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Meet John Doe

Okay, I'm going to try and show a little restraint because, after all, I only saw a staged reading in its fledgling state, but Andrew Gerle and Eddie Sugarman's Meet John Doe is the kind of show that puts a big fat smile on my face and makes me think "Yeah, that's why I love musicals." You'll find nothing new or innovative in their adaptation of the same-named 1941 Frank Capra-directed flick, just a solid use of the standard formula of a well-crafted musical featuring crackling dialogue and lyrics and a score infused with enough cool jazz to have the gang at Birdland bobbing their heads for weeks.

It's a gritty New York City in 1931 and with America seriously stinging from The Great Depression, good people will sometimes do the wrong things for the right reasons. Just handed a pink slip because her newspaper column is too "lavender and lace", journalist gal Ann Mitchell (a fiercely compelling Donna Lynne Champlin in a role that couldn't fit her more perfectly if it were made of melted wax and she were dipped in a vat of it) decides to go out with a bang and vents her frustration by submitting a fake letter from a "John Doe" expressing his despair at how those in power have forgotten the little guy and promising to end his sorrow by jumping off the Brooklyn Bridge on Christmas Eve. But when the paper hits the street, John Doe's letter hits New York in the heart. The public understands his despair because they feel it themselves. They want to know more about John Doe.

Ann uses the public interest to get her job back, ready to create more scoops about John Doe for as long as the fascination lasts. But they need a face to go with the name. Enter John Willoughby (a darkly Gary Cooper-ish and sweet-voiced Michael Halling), a former minor-league pitcher whose career ended with an elbow injury and is now living on the streets hand-to-mouth. He agrees to have his photo used and lets Ann pick his brain for ideas to be written up as columns direct from the mouth of John Doe in exchange for food and shelter and a salary that could help him get surgery that might revitalize his baseball career. John Doe becomes a spokesman for the unemployed who just want a chance to earn a decent living and his popularity soon becomes a national phenomenon. And, to paraphrase a lyric, although Ann and John realize that what they're doing isn't completely honest, they also know it's helping to lift the spirit of the whole damn country.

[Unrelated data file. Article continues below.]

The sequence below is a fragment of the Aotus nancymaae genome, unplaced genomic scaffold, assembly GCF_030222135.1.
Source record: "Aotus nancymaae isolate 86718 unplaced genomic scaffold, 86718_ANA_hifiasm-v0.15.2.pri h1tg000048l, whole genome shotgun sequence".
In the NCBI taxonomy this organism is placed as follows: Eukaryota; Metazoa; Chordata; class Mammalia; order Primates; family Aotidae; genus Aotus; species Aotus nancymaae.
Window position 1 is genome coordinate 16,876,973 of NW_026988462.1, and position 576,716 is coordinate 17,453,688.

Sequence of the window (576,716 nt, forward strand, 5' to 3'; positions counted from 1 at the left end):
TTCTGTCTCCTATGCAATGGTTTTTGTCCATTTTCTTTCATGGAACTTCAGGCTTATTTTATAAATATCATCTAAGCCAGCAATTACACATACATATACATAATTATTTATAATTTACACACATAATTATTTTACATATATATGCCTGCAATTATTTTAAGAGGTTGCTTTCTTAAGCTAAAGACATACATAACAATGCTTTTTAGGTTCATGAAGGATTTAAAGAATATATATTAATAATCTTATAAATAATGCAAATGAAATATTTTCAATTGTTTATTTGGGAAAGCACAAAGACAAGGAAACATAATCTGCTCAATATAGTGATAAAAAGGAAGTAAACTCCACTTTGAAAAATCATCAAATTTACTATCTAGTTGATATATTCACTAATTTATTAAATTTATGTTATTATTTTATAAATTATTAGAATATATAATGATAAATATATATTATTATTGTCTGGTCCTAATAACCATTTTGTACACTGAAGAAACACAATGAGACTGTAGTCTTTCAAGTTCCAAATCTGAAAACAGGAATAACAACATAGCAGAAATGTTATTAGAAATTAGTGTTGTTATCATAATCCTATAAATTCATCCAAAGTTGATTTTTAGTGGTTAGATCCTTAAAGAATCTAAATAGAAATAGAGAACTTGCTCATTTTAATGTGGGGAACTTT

But there are also bad people who do good things for the wrong reasons, and complications arise when it turns out that the publisher who bankrolled the John Doe craze (a nicely oily Patrick Ryan Sullivan) plans to use his everyman to advance his own political agenda. Romantic complications also arise when John finds himself falling for the dame who's giving him a chance for a new life while Ann is busy falling for the fictional guy she's created. "I saw her first.", John complains to a photo of himself as her heartthrob.

Played by a four piece combo, the score (music by Gerle and lyrics by Sugarman, who co-authored the book) begins by relying on jazz syncopation and hard-boiled sentiments to depict Act I scenes in 1930's Manhattan. In the opening chorus, "Can't Read the Paper Anymore", struggling New Yorkers complain "Every day is a slap in the face". Champlin's knock-out solo "I'm Your Man" has her pleading for her job by boasting of "newspaper ink in her veins". In a cooler moment, Sullivan begins seducing her to his side by subtly crooning the double-edged "I see a little bit of me in you."

But as the John Doe message starts touching the nation, the score branches out into more heartfelt lyrics propelled by simple-rhythmed ballads, an endearing hymn and a soaring final anthem, highlighted by Guy Paul's (as Ann's editor) quietly stirring rendition of "Lighthouses", with words that reflect on his character's service in The Great War and how it influenced his view of America.

Matt August's direction and Casey Hushion's choreography are simple, but effective for this staged reading, as is Herrick Goldman's lighting design. It would be easy to envision Meet John Doe on Broadway, except for the fact that there's no place in the story for hydraulics, flying or any other sort of spectacle. No, the authors were too busy creating an uplifting morality fairy tale with characters you can care about, colorful language and score you can feel like the beats of the city.

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From This Author Michael Dale